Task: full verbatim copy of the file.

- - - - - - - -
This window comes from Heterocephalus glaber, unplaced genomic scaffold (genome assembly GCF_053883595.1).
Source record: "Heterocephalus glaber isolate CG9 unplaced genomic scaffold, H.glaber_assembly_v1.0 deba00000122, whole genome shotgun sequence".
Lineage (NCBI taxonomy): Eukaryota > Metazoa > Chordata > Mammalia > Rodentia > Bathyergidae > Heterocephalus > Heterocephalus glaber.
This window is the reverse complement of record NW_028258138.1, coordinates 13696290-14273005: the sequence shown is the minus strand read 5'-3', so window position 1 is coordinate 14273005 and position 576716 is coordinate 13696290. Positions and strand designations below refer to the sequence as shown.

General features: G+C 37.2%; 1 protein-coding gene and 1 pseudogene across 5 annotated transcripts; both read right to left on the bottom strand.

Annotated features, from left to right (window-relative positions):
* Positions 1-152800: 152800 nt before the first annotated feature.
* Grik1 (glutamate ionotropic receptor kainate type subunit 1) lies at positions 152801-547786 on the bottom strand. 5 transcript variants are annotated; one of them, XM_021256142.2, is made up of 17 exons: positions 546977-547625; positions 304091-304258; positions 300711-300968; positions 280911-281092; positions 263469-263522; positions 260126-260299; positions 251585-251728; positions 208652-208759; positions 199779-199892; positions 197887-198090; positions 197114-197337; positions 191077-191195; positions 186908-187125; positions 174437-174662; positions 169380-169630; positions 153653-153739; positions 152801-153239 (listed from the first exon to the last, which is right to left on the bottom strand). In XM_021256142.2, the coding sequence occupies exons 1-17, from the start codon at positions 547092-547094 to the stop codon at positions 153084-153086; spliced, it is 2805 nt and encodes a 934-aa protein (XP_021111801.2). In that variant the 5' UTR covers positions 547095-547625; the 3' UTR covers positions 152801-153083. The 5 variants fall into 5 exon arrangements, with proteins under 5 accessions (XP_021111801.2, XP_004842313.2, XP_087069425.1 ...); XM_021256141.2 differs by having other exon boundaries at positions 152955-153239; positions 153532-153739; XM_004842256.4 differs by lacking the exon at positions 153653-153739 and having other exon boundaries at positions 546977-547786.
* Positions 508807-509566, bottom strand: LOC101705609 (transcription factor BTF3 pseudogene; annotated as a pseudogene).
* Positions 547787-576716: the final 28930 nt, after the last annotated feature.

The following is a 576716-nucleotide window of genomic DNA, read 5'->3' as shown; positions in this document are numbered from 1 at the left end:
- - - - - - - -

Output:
This window comes from Heterocephalus glaber, unplaced genomic scaffold (genome assembly GCF_053883595.1).
Source record: "Heterocephalus glaber isolate CG9 unplaced genomic scaffold, H.glaber_assembly_v1.0 deba00000122, whole genome shotgun sequence".
Lineage (NCBI taxonomy): Eukaryota > Metazoa > Chordata > Mammalia > Rodentia > Bathyergidae > Heterocephalus > Heterocephalus glaber.
This window is the reverse complement of record NW_028258138.1, coordinates 13696290-14273005: the sequence shown is the minus strand read 5'-3', so window position 1 is coordinate 14273005 and position 576716 is coordinate 13696290. Positions and strand designations below refer to the sequence as shown.

General features: G+C 37.2%; 1 protein-coding gene and 1 pseudogene across 5 annotated transcripts; both read right to left on the bottom strand.

Annotated features, from left to right (window-relative positions):
* Positions 1-152800: 152800 nt before the first annotated feature.
* Grik1 (glutamate ionotropic receptor kainate type subunit 1) lies at positions 152801-547786 on the bottom strand. 5 transcript variants are annotated; one of them, XM_021256142.2, is made up of 17 exons: positions 546977-547625; positions 304091-304258; positions 300711-300968; positions 280911-281092; positions 263469-263522; positions 260126-260299; positions 251585-251728; positions 208652-208759; positions 199779-199892; positions 197887-198090; positions 197114-197337; positions 191077-191195; positions 186908-187125; positions 174437-174662; positions 169380-169630; positions 153653-153739; positions 152801-153239 (listed from the first exon to the last, which is right to left on the bottom strand). In XM_021256142.2, the coding sequence occupies exons 1-17, from the start codon at positions 547092-547094 to the stop codon at positions 153084-153086; spliced, it is 2805 nt and encodes a 934-aa protein (XP_021111801.2). In that variant the 5' UTR covers positions 547095-547625; the 3' UTR covers positions 152801-153083. The 5 variants fall into 5 exon arrangements, with proteins under 5 accessions (XP_021111801.2, XP_004842313.2, XP_087069425.1 ...); XM_021256141.2 differs by having other exon boundaries at positions 152955-153239; positions 153532-153739; XM_004842256.4 differs by lacking the exon at positions 153653-153739 and having other exon boundaries at positions 546977-547786.
* Positions 508807-509566, bottom strand: LOC101705609 (transcription factor BTF3 pseudogene; annotated as a pseudogene).
* Positions 547787-576716: the final 28930 nt, after the last annotated feature.

The following is a 576716-nucleotide window of genomic DNA, read 5'->3' as shown; positions in this document are numbered from 1 at the left end: